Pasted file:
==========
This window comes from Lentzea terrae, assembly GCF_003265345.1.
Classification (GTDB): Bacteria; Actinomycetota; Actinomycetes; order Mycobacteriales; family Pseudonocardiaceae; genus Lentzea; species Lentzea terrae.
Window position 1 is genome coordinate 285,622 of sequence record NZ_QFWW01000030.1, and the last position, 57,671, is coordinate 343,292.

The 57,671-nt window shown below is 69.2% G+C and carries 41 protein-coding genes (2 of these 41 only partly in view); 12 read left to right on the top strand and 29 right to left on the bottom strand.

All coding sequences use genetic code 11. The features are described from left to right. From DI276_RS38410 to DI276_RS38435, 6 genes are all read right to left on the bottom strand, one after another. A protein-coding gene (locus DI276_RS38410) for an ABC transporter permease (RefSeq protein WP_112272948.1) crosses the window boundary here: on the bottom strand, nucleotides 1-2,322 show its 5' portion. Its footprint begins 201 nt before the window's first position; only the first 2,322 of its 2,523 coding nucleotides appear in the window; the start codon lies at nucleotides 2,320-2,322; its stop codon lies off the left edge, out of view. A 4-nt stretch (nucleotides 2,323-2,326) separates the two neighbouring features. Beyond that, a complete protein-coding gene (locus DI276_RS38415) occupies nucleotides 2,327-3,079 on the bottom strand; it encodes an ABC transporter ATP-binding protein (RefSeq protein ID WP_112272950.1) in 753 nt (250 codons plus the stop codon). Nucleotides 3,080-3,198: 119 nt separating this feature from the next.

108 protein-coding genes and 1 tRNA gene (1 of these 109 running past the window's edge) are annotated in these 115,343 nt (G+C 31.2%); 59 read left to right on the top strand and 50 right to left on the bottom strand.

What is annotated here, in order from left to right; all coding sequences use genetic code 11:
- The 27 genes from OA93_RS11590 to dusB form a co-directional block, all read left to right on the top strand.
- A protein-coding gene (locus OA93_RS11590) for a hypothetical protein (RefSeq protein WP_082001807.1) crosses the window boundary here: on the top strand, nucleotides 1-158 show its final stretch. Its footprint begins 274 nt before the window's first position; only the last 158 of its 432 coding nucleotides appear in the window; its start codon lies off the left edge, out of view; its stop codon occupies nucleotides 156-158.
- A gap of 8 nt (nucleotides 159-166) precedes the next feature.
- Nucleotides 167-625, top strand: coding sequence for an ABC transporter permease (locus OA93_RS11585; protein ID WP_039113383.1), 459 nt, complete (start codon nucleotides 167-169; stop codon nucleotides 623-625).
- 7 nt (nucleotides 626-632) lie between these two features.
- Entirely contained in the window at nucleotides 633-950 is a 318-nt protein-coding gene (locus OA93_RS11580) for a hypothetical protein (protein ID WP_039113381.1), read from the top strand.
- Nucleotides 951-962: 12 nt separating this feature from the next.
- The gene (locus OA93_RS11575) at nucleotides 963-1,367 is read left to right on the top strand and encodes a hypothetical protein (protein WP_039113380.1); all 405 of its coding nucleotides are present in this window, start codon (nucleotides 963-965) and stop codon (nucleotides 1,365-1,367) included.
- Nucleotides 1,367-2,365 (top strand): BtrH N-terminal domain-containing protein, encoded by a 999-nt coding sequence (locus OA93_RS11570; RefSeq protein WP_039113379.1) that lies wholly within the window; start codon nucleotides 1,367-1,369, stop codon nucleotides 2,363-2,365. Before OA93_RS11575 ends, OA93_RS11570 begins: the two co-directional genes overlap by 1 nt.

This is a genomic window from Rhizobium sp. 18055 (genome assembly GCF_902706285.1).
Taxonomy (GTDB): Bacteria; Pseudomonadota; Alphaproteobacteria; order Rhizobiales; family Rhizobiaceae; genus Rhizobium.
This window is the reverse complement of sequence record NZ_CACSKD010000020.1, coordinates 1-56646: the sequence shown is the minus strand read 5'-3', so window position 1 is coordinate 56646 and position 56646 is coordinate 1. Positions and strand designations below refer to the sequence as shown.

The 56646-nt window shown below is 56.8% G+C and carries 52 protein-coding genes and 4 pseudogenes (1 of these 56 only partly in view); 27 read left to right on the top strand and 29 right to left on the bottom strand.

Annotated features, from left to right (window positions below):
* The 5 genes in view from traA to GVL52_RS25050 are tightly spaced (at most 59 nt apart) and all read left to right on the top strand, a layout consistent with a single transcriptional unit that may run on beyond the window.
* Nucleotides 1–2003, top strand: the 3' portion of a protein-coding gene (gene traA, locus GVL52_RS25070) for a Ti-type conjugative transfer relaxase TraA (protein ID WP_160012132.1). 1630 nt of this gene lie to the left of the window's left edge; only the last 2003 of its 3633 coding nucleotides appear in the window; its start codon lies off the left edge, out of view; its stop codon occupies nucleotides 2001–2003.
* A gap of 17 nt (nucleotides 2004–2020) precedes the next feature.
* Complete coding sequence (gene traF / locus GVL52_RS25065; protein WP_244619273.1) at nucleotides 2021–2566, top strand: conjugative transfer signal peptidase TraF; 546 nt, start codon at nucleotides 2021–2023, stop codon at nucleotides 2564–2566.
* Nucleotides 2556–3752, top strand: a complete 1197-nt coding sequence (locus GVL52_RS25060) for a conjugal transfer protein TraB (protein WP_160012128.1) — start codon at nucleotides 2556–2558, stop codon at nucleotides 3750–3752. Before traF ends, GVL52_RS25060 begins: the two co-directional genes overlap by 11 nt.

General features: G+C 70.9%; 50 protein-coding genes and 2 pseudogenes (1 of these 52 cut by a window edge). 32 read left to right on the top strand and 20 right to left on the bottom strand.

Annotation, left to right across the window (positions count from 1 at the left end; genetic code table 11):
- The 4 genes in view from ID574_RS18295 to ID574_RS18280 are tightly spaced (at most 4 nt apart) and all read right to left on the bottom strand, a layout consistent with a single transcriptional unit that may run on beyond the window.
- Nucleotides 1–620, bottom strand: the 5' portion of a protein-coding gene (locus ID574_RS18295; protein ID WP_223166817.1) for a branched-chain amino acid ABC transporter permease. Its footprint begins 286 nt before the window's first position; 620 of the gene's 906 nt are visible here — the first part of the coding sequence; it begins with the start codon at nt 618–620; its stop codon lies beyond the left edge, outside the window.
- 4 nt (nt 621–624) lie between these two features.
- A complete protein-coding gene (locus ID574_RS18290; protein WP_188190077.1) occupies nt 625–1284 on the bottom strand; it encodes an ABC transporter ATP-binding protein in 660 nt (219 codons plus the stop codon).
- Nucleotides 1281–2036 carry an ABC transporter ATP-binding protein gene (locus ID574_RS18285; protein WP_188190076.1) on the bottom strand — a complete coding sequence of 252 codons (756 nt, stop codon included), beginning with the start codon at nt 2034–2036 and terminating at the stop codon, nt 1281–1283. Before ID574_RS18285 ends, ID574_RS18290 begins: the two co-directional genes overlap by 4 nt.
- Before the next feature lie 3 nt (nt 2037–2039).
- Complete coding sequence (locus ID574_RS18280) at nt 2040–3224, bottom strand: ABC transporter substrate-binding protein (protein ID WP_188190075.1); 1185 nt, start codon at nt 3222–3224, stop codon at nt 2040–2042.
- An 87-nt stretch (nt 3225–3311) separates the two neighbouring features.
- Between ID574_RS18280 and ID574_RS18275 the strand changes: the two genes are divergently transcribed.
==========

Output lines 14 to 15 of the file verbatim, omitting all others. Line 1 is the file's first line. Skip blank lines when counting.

- Nucleotides 951-962: 12 nt separating this feature from the next.
- The gene (locus OA93_RS11575) at nucleotides 963-1,367 is read left to right on the top strand and encodes a hypothetical protein (protein WP_039113380.1); all 405 of its coding nucleotides are present in this window, start codon (nucleotides 963-965) and stop codon (nucleotides 1,365-1,367) included.